Flowering stem - male flowers
Photograph by: Qwert1234
Acer argutum is a small deciduous tree growing 5 - 10 metres tall. The bole can be 10 - 20cm in diameter[
The tree is sometimes harvested from the wild for local use of its sap, which can be made into a sweet drink.
E. Asia - central and southern Japan
In cool temperate to lower subalpine forests, usually growing in moist sites at streamsides at elevations of 800 - 1,900 metres[
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Of easy cultivation, it prefers a good moist well-drained soil in a sunny position but tolerates some shade. Grows well in heavy clay soils. Chlorosis can sometimes develop as a result of iron deficiency when the plants are grown in alkaline soils, but in general maples are not fussy as to soil pH. This species prefers its trunk in the shade[
The best sap production comes from cold-winter areas with continental climates. The tree trunk is tapped in the early spring, the sap flowing better on warm sunny days following a frost.
Most maples are bad companion plants, inhibiting the growth of nearby plants[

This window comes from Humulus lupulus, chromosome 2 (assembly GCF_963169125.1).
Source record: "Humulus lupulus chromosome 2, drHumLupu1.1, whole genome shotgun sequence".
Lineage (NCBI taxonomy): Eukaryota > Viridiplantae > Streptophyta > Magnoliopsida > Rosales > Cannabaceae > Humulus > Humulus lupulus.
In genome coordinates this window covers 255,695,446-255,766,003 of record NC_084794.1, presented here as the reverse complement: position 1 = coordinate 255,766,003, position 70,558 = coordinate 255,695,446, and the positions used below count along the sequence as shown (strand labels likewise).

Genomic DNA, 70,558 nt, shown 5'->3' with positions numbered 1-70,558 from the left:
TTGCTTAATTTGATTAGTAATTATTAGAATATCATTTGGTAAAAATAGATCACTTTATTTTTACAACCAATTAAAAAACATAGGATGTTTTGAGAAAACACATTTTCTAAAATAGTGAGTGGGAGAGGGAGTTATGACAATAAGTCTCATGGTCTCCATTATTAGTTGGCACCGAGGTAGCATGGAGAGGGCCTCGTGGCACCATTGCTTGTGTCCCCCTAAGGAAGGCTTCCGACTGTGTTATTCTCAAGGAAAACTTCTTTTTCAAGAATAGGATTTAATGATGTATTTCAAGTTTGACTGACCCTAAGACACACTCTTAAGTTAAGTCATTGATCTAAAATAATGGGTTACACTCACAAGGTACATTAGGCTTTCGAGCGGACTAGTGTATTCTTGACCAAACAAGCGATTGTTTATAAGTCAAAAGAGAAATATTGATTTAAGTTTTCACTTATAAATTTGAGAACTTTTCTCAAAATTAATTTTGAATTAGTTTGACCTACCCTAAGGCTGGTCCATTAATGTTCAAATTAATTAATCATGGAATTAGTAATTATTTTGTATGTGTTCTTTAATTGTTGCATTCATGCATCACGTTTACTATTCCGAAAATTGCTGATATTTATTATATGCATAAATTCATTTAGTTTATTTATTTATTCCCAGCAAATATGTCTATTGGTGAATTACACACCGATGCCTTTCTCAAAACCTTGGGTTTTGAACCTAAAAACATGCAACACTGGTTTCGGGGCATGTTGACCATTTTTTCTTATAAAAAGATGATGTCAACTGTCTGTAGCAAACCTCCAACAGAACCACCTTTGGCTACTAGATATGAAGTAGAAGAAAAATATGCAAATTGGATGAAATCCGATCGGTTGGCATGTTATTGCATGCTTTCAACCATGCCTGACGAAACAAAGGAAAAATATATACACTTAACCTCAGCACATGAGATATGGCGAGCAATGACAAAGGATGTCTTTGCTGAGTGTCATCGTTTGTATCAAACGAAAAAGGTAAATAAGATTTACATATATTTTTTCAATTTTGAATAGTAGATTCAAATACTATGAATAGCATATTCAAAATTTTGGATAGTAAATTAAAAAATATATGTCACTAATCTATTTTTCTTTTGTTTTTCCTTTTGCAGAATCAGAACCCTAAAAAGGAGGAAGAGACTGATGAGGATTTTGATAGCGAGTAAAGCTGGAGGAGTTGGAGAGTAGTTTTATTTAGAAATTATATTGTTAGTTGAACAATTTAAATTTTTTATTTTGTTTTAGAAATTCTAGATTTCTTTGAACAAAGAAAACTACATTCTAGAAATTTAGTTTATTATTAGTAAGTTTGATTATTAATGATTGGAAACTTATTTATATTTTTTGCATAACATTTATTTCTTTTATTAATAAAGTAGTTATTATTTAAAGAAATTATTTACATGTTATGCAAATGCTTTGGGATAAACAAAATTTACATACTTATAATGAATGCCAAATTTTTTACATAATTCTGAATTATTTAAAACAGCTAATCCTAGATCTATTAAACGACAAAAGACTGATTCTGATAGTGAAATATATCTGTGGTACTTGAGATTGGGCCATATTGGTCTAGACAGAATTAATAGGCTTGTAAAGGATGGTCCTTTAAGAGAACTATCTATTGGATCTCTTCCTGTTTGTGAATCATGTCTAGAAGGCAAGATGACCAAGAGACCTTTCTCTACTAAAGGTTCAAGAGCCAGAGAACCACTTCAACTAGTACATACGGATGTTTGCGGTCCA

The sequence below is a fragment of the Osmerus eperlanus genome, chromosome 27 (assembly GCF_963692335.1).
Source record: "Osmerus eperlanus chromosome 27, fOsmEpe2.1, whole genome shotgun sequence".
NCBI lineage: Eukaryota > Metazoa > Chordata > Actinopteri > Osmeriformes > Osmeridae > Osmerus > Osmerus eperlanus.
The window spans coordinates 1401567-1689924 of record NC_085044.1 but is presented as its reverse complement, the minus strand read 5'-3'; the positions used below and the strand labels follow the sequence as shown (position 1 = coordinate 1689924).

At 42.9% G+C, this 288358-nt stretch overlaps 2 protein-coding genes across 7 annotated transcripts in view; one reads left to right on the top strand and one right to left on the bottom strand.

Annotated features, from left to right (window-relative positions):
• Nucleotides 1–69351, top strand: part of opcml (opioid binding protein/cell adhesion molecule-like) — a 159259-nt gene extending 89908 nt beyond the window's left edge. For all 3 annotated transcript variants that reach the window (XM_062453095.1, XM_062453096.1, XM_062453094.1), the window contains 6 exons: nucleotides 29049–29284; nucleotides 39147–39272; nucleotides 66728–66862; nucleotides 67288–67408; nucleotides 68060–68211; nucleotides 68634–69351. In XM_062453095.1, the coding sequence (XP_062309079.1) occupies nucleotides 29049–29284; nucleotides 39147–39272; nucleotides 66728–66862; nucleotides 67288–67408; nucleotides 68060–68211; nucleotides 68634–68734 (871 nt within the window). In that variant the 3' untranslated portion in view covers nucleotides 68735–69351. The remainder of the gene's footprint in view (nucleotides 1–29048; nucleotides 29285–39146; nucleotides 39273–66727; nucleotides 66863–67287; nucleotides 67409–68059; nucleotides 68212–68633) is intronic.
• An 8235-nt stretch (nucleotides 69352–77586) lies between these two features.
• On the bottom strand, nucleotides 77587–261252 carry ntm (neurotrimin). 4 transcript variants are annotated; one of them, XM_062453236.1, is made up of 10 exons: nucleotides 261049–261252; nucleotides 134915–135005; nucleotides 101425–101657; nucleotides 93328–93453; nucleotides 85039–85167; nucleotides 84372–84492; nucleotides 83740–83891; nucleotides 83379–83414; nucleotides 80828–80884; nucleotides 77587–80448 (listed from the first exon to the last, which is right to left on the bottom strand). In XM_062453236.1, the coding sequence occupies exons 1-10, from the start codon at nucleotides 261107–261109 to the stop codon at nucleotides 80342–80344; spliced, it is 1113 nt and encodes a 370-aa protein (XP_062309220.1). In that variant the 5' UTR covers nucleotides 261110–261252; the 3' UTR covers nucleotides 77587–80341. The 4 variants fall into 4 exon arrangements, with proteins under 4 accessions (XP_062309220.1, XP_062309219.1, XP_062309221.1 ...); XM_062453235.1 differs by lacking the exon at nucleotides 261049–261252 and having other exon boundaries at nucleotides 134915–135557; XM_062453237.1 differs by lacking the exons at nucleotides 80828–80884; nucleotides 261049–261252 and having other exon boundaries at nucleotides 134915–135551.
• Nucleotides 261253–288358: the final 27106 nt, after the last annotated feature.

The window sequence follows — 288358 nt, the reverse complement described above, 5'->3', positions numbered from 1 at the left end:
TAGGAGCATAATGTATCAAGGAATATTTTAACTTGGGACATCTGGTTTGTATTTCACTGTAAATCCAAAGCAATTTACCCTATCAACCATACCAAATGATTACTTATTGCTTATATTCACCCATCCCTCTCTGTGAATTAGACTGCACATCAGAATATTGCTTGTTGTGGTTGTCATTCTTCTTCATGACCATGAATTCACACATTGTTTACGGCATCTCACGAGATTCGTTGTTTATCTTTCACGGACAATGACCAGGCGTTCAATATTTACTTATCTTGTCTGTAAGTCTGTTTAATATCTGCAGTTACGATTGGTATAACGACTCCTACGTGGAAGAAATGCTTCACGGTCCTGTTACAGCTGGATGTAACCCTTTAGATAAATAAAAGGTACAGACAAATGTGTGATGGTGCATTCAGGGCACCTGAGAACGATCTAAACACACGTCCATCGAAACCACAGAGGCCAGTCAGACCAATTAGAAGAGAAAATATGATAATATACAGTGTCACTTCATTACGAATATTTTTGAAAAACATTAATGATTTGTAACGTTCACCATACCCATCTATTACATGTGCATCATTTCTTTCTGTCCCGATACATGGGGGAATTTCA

A dioecious species, both male and female forms need to be grown if fruit and seed are required.
The sap contains a certain amount of sugar and can either be used as a drink, or the sap can be concentrated into a syrup by boiling off the water[
]. The syrup is used as a sweetener on many foods.
We have two reports that the leaves of maple species, when laid in layers between crops such as apples, carrots and potatoes, have a preservative effect[
]. The reports do not name any specific species[
Seed - best sown as soon as it is ripe in a cold frame, it usually germinates in the following spring. Pre-soak stored seed for 24 hours and then stratify for 2 - 4 months at 1 - 8°c. It can be slow to germinate. The seed can be harvested 'green' (when it has fully developed but before it has dried and produced any germination inhibitors) and sown immediately. It should germinate in late winter. If the seed is harvested too soon it will produce very weak plants or no plants at all[
]. When large enough to handle, prick the seedlings out into individual pots and grow them on until they are 20cm or more tall before planting them out in their permanent positions.
Layering, which takes about 12 months, is successful with most species in this genus.
Cuttings of young shoots in early summer . The cuttings should have 2 - 3 pairs of leaves, plus one pair of buds at the base. Remove a very thin slice of bark at the base of the cutting, rooting is improved if a rooting hormone is used. The rooted cuttings must show new growth during the summer before being potted up otherwise they are unlikely to survive the winter. Cuttings of this species root well.